Why is that?

I think it’s because of the alcohol levels. In Belgium, people are afraid of very high alcohol wines – they have to drive and find it too much. Every time I show people a bottle, they always ask what the alcohol content is. It is a very hot topic in Belgium. Obviously, my job is to educate people and teach them about new wines, but I think Belgians like elegant wines with less alcohol. Cuisine today is much more elegant also, with greater finesse and we have to pair it with similarly styled wines. I have been serving Beaujolais from Morgon recently and it goes down very well. People nowadays are enjoying lighter, fruity, higher acidity and elegant wines.

What is the average bottle price of wine at your restaurant?

The average price of a bottle on our wine list that I sell is about 50 euros, which is increasing. I’ve seen the average price rise over the last three years. People like to drink high quality wines. They may drink one or two bottles instead of four or five but the two bottles they drink will be good wines.

How is the restaurant industry in Belgium faring at the moment?

I think it’s doing very well. People always say the economy is not as good as it used to be but I think restaurants that use quality products and have a passionate approach to gastronomy are doing very well. Our restaurant is nearly always fully booked for lunch or dinner. The same is true for my colleagues here in the region. So I think we can infer from that, that the restaurant industry is booming, especially for restaurants offering good value for money. I try and keep sensible mark-ups. Some restaurants use multipliers of 4 or 5. Personally I work with a corkage concept. Customers are very sensitive about the price and they appreciate the fact that our wine list is not very expensive. They do compare prices from one restaurant to another so the price-quality ratio has to be good.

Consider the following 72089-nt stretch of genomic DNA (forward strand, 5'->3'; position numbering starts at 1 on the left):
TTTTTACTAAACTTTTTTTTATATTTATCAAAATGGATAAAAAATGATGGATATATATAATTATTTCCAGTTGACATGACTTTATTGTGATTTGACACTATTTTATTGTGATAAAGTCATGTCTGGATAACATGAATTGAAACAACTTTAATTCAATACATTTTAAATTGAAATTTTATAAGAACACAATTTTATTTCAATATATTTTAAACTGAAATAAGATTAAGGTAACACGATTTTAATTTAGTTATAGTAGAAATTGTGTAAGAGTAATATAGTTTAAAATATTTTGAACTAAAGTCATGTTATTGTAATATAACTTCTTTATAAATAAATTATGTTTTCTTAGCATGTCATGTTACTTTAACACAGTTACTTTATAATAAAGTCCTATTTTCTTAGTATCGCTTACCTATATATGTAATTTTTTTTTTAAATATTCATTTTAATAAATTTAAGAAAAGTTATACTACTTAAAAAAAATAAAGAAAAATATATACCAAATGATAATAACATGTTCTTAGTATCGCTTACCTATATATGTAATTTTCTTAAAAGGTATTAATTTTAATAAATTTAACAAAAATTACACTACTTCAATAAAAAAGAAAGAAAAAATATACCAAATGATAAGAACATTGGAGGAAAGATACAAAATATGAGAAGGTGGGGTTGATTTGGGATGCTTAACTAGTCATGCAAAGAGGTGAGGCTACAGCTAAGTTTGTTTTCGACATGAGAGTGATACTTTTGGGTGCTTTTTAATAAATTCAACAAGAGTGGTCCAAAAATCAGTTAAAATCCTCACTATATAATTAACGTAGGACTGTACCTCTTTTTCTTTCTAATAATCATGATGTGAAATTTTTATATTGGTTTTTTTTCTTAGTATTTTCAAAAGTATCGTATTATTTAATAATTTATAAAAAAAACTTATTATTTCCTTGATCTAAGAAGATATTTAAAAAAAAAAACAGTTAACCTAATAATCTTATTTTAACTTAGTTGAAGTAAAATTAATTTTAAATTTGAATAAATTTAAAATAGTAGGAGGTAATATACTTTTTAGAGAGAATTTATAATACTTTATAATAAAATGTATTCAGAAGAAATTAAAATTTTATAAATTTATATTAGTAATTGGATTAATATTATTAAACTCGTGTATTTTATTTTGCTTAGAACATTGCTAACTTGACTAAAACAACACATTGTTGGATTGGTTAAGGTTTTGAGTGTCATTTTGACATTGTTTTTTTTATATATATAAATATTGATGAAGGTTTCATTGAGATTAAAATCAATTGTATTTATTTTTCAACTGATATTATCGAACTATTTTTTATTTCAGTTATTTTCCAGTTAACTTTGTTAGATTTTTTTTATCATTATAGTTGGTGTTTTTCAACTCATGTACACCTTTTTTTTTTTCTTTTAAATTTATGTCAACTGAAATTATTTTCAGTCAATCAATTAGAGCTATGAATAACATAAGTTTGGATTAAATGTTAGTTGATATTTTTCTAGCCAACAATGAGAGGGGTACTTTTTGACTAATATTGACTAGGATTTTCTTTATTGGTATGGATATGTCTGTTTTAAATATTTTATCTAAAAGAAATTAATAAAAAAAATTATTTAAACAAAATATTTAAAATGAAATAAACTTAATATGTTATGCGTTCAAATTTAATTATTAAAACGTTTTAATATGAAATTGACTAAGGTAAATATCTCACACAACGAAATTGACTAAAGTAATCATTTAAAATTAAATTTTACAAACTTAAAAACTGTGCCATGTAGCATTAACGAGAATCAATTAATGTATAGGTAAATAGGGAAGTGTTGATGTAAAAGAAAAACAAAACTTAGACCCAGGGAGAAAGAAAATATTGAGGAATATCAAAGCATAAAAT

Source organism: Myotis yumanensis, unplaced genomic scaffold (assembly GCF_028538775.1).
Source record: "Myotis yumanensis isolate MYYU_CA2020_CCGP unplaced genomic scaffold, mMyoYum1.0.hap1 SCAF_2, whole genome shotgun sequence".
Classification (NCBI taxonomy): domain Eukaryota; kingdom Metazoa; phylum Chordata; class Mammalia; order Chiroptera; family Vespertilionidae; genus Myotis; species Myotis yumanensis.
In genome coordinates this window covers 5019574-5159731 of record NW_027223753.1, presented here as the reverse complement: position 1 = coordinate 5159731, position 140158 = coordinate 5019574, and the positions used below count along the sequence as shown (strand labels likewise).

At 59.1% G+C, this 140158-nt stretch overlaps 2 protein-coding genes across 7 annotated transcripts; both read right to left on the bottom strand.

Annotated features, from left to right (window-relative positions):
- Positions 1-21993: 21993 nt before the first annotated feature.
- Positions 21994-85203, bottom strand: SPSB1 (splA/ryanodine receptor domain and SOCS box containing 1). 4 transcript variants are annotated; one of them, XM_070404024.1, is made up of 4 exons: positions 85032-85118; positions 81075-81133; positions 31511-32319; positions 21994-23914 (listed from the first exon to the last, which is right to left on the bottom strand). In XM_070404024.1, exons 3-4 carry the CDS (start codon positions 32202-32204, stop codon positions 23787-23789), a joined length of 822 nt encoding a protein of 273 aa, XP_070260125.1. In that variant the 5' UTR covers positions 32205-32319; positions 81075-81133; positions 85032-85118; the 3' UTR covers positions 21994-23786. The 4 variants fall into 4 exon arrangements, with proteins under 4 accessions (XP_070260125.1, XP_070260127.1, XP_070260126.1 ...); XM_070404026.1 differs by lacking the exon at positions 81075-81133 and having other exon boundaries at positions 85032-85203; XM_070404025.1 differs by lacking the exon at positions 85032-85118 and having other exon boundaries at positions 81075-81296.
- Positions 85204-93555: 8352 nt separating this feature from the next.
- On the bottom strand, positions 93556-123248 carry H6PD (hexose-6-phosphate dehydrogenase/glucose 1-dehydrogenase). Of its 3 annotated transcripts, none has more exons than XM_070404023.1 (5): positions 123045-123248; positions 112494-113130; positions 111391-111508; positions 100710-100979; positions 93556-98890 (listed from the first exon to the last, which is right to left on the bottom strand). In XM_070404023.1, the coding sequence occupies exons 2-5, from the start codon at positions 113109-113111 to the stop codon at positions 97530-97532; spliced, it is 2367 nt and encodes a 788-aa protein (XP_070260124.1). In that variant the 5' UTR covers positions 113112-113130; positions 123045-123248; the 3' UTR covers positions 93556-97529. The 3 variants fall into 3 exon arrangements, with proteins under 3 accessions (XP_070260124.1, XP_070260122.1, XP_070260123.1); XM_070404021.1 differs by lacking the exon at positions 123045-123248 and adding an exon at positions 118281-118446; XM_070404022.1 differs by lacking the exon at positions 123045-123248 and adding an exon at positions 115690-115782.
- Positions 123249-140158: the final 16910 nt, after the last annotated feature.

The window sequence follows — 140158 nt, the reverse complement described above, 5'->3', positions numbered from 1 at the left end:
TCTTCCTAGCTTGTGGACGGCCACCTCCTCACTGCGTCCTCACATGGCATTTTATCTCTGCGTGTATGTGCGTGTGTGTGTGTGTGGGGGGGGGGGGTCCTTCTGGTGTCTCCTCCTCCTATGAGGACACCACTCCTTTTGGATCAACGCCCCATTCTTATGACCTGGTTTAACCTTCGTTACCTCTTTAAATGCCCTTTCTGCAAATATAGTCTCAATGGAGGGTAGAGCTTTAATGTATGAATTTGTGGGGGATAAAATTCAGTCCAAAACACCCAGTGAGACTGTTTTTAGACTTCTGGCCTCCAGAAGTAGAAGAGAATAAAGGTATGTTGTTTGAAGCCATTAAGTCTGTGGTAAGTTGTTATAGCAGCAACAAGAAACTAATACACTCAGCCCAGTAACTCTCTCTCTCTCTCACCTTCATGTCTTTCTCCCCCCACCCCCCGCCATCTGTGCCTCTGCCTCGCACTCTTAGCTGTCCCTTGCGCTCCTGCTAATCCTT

Can you find good value for money wines in France?

The most important region for me on my wine list is still France. For a sommelier, France is a significant and interesting country, particularly for lesser known regions and local grape varieties. I could mention the Loire – I am currently serving a Vouvray Chenin blanc and a Muscadet de Sèvre et Maine from Melon de Bourgogne for instance – as well as Bandol. The South-West is also an extremely interesting region. Our customers are not familiar with these wines so we have to serve them by the glass to make them more popular. Their value for money is really good – I can buy extremely good wines there for 10-12 euros. In terms of cuisine, purity and classic styles are more and more important and we need to find wines that mirror this. People want authenticity, terroir and a good story. France has a lot of this kind of wine. France will always be an important part of a wine list for a sommelier but the regions are changing. It is a huge country and can offer so many interesting, smaller, lesser-known regions alongside Bordeaux and Burgundy.